There are many ways to create income from mutual funds. But there are only a few that are really safe over the long-run (which we’ll get to). Many people think that they can buy mutual funds that buy bonds or preferred stocks and that by so doing they’ll safely get the income they want.
It’s true that such funds generate income but they expose investors to risks they may not be aware of. I say this because people who pile into bonds give up the potential to grow their money. They also make the mistake of locking in to today’s ridiculously low rates. That means that when interest rates rise, the value of that bond mutual fund is going to sink faster than the Titanic. That’s because as interest rates rise bond values drop. That’s just what bonds do.
So if you are interested in creating safe income from mutual funds – especially growth mutual funds – there is a far better way. Let’s look at such an alternative.
Let’s assume you have $100,000 and want to take an income check every year from your account. You’ve decided that bonds aren’t for you. You like the idea of investing in the S&P 500 because you like the long-term potential for growth.
You also realize that you need that income for a very long time. So buying long-term investments seems like the right thing to do. Your only problem is that you want to get an income check every year and don’t know how to do it. Let me solve that problem for you right here and now. Look the graph below:
This shows what happened to an investment of $100,000 made in the S&P 500 over many many years. (You can’t invest directly in the S&P 500 but you could have purchased any number of index funds or ETFs that do and your returns would probably be pretty darn close to the numbers you see above. The only problem is that the past is no indication of the future. Darn it.)
Neal’s Notes: By the way, you can also use similar techniques to get income from stocks even if they don’t pay a dividend.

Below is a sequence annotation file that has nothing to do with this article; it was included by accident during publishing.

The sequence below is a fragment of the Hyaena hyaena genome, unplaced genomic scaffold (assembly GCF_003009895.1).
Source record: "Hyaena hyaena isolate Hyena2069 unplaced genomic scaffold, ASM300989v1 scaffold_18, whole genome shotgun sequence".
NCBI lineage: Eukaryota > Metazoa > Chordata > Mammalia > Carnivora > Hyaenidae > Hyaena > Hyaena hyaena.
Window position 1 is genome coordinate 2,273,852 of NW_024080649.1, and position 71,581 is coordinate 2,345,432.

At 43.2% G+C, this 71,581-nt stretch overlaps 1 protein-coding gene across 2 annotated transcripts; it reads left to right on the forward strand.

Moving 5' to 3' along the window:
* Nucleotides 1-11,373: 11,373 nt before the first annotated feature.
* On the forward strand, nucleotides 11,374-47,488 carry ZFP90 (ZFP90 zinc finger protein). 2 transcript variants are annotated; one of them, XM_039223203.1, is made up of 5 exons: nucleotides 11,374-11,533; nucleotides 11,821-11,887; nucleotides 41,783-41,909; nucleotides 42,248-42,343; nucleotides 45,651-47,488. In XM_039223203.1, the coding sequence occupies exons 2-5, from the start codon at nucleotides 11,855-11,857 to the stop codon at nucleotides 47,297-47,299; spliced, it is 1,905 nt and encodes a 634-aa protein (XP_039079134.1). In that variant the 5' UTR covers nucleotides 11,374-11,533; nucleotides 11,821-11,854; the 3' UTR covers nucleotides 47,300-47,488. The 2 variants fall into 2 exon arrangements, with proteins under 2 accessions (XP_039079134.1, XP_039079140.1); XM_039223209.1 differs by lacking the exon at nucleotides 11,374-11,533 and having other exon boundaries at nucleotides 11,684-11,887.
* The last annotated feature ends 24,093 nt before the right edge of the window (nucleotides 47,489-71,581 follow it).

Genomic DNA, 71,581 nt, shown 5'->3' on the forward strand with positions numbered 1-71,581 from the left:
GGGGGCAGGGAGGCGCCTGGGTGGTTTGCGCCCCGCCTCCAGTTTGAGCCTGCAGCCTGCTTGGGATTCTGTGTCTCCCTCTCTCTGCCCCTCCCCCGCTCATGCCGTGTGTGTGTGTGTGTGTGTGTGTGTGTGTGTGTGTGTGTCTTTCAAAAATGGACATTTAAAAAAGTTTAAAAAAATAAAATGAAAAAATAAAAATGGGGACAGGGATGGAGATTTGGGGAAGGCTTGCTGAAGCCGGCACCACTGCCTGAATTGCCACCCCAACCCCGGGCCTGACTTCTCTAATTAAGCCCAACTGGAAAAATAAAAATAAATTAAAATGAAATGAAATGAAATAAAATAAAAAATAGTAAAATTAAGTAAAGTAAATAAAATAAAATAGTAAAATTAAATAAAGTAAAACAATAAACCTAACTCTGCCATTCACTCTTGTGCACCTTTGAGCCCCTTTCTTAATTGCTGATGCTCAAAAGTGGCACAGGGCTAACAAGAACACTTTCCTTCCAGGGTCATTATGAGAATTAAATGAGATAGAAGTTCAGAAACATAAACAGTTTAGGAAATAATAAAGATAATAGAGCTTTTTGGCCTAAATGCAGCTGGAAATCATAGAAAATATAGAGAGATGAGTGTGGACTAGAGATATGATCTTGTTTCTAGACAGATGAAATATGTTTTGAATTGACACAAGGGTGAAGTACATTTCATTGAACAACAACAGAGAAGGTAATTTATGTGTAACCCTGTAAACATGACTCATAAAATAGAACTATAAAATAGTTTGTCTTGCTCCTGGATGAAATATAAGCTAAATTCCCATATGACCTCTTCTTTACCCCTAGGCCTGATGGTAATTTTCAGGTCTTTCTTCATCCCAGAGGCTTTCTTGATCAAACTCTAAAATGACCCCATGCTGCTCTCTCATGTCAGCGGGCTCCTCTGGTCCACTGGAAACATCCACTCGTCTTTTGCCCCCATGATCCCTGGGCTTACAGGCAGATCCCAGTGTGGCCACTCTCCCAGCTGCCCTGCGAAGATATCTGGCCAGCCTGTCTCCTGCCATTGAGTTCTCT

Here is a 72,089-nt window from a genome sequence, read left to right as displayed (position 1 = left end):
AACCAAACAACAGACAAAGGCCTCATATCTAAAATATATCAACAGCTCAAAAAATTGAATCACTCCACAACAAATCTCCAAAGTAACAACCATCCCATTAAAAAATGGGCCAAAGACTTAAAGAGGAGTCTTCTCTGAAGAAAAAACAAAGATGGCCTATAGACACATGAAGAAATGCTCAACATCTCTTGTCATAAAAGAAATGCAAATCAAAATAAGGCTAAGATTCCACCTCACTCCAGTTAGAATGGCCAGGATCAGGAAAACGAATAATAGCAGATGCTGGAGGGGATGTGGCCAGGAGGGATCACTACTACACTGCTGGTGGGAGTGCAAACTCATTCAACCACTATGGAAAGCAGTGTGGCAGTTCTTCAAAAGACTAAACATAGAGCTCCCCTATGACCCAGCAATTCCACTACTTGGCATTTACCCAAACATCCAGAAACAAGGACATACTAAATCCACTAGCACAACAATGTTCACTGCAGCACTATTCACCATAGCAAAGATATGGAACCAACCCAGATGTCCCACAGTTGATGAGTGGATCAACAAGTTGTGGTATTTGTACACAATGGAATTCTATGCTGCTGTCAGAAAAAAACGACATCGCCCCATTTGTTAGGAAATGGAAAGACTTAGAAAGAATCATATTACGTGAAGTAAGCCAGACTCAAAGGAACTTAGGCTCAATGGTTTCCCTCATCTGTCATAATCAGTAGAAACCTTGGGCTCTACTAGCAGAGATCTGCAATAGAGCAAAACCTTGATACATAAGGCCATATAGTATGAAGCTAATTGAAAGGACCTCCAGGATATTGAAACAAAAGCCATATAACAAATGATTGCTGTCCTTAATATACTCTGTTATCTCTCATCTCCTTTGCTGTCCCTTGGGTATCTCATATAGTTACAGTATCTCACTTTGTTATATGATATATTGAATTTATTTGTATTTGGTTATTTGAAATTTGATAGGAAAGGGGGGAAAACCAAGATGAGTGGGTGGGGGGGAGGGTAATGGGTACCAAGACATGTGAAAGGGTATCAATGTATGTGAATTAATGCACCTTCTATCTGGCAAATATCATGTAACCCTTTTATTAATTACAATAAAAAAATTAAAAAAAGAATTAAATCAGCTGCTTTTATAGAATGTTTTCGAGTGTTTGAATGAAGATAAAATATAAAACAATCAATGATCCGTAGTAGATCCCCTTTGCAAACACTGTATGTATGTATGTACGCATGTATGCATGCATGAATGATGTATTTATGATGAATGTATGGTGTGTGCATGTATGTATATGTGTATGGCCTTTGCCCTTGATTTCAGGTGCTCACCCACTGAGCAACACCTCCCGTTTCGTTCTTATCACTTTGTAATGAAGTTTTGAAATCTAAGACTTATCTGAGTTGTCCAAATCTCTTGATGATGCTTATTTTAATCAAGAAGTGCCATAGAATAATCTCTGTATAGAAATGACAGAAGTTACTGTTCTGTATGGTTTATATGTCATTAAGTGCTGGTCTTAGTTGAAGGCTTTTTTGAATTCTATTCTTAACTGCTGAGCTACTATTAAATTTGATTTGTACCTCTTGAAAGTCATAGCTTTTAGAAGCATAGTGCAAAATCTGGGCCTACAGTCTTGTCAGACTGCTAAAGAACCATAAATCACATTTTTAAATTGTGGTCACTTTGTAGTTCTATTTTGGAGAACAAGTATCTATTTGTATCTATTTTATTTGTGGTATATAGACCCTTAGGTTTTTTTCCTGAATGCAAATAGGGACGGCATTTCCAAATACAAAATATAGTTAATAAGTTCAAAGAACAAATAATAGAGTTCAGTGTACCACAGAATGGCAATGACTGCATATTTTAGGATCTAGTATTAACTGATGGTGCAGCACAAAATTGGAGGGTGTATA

Look at column “C” and see what theoretically happens to the value of your $100,000 investment – after the market does it’s thing and after you withdraw 4% of the value of the account value at year end. (We’re going to see how this value impacts your income in just a minute or two. Patience.)
Can you see that the balance of your initial $100,000 is worth almost $170,000 (hypothetically) by 1991? Feels good…right? Now, if you set up your account to withdraw 4% of the balance, your income increased from $4000 a year in 1988 to more than $6700 in 1991. Sweet. That’s an increase of over 50%.
And by 1999 the value of your original investment grew to more than $540,000. That means your income grew from $4000 to over $21,000. If that’s not fantastic, I don’t know what is.
Sadly, the direction isn’t only up. By 2002, your account value dropped to $292,000 – enough to ruin anyone’s barbeque. And to make things worse, your income dropped from $21,000 in 1999 to $11,703 in 2002. That’s more than a 50% drop. Terrible. Of course, it’s still almost 3 times greater than the $4000 income you started getting 11 years ago but most people forget about that. They focus on the “loss” rather than the relative gain.
As you can see, your income rises and falls pretty dramatically. That can be hard to stomach for anyone. I understand this but it’s a mistake to let those issues stand in the way of using equity to create income. There are two reasons for this:
1. Bottom Line
Which would you prefer? A fixed income of $4,000 a year or one that went from $4000 to as high as $21,000 and then back “down” to $14,000? While the emotional roller coaster was greater with option 2, so was the income.
2. Volatile Capital Doesn’t Matter
While it’s nice to see your principal rise every single year – it’s not important. You aren’t spending your capital (hopefully). The income is what’s important. Am I right?
It’s important to grow your capital if you want to grow your income. There is no other way to do that. And if you want to grow your capital you must accept short-term risks.
If you want to create “safe” income from mutual funds you must first define “safe”. Is it more important that your income is fixed? If that’s how you define “safe” you will struggle with inflation down the line and ultimately this decision may jeopardize your financial future. I can make the case that this route is anything but “safe” over the long run.
If you define “safe” as having sufficient income over the long-run you’ll turn to equity growth. The downside will be short-term fluctuation of your capital and your income.
How do you define “safe” income?